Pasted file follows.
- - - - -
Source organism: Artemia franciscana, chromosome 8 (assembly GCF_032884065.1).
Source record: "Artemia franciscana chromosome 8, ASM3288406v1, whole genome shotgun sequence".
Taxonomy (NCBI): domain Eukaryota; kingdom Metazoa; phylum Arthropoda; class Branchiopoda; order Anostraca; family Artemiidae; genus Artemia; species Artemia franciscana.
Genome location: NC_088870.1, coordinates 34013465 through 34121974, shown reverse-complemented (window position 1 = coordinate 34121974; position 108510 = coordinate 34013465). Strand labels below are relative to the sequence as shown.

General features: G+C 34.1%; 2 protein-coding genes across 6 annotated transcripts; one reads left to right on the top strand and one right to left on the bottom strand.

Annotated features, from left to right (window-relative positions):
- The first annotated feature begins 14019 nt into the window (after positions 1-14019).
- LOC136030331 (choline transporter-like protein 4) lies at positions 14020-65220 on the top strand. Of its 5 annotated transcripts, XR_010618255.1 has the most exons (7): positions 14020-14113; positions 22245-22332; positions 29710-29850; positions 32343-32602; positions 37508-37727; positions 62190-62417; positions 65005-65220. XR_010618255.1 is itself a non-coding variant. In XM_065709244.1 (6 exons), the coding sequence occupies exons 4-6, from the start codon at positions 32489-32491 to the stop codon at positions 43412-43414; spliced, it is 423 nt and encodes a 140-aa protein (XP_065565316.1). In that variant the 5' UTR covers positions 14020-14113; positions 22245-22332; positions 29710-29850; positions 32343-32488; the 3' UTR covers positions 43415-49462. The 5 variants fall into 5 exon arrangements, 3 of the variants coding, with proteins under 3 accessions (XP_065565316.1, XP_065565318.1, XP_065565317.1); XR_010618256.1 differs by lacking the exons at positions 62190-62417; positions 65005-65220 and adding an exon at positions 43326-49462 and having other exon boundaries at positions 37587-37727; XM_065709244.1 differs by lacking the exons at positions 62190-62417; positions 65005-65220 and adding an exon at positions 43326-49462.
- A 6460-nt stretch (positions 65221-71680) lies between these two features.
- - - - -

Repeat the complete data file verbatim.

Source organism: Artemia franciscana, chromosome 8 (assembly GCF_032884065.1).
Source record: "Artemia franciscana chromosome 8, ASM3288406v1, whole genome shotgun sequence".
Taxonomy (NCBI): domain Eukaryota; kingdom Metazoa; phylum Arthropoda; class Branchiopoda; order Anostraca; family Artemiidae; genus Artemia; species Artemia franciscana.
Genome location: NC_088870.1, coordinates 34013465 through 34121974, shown reverse-complemented (window position 1 = coordinate 34121974; position 108510 = coordinate 34013465). Strand labels below are relative to the sequence as shown.

General features: G+C 34.1%; 2 protein-coding genes across 6 annotated transcripts; one reads left to right on the top strand and one right to left on the bottom strand.

Annotated features, from left to right (window-relative positions):
- The first annotated feature begins 14019 nt into the window (after positions 1-14019).
- LOC136030331 (choline transporter-like protein 4) lies at positions 14020-65220 on the top strand. Of its 5 annotated transcripts, XR_010618255.1 has the most exons (7): positions 14020-14113; positions 22245-22332; positions 29710-29850; positions 32343-32602; positions 37508-37727; positions 62190-62417; positions 65005-65220. XR_010618255.1 is itself a non-coding variant. In XM_065709244.1 (6 exons), the coding sequence occupies exons 4-6, from the start codon at positions 32489-32491 to the stop codon at positions 43412-43414; spliced, it is 423 nt and encodes a 140-aa protein (XP_065565316.1). In that variant the 5' UTR covers positions 14020-14113; positions 22245-22332; positions 29710-29850; positions 32343-32488; the 3' UTR covers positions 43415-49462. The 5 variants fall into 5 exon arrangements, 3 of the variants coding, with proteins under 3 accessions (XP_065565316.1, XP_065565318.1, XP_065565317.1); XR_010618256.1 differs by lacking the exons at positions 62190-62417; positions 65005-65220 and adding an exon at positions 43326-49462 and having other exon boundaries at positions 37587-37727; XM_065709244.1 differs by lacking the exons at positions 62190-62417; positions 65005-65220 and adding an exon at positions 43326-49462.
- A 6460-nt stretch (positions 65221-71680) lies between these two features.